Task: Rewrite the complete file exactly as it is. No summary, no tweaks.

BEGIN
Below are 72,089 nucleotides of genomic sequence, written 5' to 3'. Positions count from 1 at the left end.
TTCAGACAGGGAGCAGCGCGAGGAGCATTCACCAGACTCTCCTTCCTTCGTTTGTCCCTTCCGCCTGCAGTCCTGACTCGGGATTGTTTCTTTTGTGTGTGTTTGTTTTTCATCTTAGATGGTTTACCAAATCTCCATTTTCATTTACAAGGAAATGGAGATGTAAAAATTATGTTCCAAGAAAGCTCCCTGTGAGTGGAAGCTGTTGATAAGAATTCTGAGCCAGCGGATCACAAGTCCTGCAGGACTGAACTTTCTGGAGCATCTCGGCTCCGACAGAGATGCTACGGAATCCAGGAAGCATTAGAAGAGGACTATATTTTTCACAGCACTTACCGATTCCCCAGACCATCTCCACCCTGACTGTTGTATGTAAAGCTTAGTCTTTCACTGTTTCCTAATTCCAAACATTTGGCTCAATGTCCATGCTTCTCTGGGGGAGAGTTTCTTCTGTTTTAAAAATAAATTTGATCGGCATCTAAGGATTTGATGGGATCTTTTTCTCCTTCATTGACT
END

Below are 72,089 nucleotides of genomic sequence, written 5' to 3'. Positions count from 1 at the left end.
TTCAGACAGGGAGCAGCGCGAGGAGCATTCACCAGACTCTCCTTCCTTCGTTTGTCCCTTCCGCCTGCAGTCCTGACTCGGGATTGTTTCTTTTGTGTGTGTTTGTTTTTCATCTTAGATGGTTTACCAAATCTCCATTTTCATTTACAAGGAAATGGAGATGTAAAAATTATGTTCCAAGAAAGCTCCCTGTGAGTGGAAGCTGTTGATAAGAATTCTGAGCCAGCGGATCACAAGTCCTGCAGGACTGAACTTTCTGGAGCATCTCGGCTCCGACAGAGATGCTACGGAATCCAGGAAGCATTAGAAGAGGACTATATTTTTCACAGCACTTACCGATTCCCCAGACCATCTCCACCCTGACTGTTGTATGTAAAGCTTAGTCTTTCACTGTTTCCTAATTCCAAACATTTGGCTCAATGTCCATGCTTCTCTGGGGGAGAGTTTCTTCTGTTTTAAAAATAAATTTGATCGGCATCTAAGGATTTGATGGGATCTTTTTCTCCTTCATTGACT